Many analysts believe there is not much room left for U.S. production to grow for now because of the oil-patch capital-spending slump seen in 2015 and 2016 as prices crashed.
NEW YORK/HOUSTON (Reuters) - U.S. refineries are producing more fuel than ever as they seek to meet rising demand - from overseas, rather than the drivers on nearby roadways. Last year, the U.S. became the world's top net exporter of fuel, an outgrowth of booming domestic production since the shale oil revolution started in 2010. Net exports are on track to hit another record in 2017, making foreign fuel markets increasingly important for the future growth prospects and profit margins of U.S. refiners.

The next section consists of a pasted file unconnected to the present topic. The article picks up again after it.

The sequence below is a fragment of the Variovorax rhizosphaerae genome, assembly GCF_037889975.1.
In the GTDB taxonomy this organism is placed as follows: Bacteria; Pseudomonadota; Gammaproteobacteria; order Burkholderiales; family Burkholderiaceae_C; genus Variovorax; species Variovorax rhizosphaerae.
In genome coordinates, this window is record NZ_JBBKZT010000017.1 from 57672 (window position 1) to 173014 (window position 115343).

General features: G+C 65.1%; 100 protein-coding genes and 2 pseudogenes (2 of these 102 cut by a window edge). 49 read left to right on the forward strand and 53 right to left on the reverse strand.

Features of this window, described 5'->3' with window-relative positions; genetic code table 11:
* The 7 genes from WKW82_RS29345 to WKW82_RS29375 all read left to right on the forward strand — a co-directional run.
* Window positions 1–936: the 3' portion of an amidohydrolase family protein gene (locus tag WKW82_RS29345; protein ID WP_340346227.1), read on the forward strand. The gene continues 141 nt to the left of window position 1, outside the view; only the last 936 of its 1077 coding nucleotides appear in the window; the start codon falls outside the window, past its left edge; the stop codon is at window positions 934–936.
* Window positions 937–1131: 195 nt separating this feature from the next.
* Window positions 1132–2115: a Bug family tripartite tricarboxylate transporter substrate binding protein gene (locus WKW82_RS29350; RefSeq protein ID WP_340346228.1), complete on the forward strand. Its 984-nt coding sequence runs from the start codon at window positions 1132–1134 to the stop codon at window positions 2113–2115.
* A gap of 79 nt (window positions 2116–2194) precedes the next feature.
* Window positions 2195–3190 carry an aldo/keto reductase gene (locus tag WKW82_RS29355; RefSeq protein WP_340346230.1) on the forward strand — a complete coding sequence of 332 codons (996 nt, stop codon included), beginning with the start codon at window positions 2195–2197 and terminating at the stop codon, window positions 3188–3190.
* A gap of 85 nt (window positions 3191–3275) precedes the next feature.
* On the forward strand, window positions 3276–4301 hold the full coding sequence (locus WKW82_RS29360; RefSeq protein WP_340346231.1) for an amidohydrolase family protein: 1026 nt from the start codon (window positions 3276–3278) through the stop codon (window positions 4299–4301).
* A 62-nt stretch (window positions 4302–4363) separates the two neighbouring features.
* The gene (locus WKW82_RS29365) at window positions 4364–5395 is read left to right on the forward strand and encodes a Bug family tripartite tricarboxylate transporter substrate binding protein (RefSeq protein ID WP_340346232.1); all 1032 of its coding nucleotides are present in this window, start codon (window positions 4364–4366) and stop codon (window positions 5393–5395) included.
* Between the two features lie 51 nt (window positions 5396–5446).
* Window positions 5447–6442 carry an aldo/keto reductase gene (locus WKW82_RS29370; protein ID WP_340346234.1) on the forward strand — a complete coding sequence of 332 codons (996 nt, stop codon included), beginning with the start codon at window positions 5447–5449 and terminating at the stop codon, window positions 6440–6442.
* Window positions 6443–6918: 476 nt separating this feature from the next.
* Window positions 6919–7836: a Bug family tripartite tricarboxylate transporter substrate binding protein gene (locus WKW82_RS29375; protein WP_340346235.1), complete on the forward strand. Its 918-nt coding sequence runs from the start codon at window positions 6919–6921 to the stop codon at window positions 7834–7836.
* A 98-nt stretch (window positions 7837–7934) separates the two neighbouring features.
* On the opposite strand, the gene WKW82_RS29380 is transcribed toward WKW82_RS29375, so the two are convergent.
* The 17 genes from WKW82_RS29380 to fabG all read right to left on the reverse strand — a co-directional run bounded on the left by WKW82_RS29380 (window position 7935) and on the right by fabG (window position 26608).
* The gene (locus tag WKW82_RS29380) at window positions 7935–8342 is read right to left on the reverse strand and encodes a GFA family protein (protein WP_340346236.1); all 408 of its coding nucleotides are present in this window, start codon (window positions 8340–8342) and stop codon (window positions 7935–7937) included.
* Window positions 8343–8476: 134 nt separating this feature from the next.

U.S. West Texas Intermediate and international-benchmark Brent crude oil rallied nearly 2% to an 8-week high on Wednesday, driven by a big drop in U.S. crude stockpiles. September WTI crude oil settled at $48.75, up $0.86 or 1.80%. October Brent crude ended the session at $51.10, up $0.74 or +1.47%. Late Tuesday, industry group the … Continue reading Oil Price Fundamental Daily Forecast – Is the Long-awaited Rebalancing Taking Place?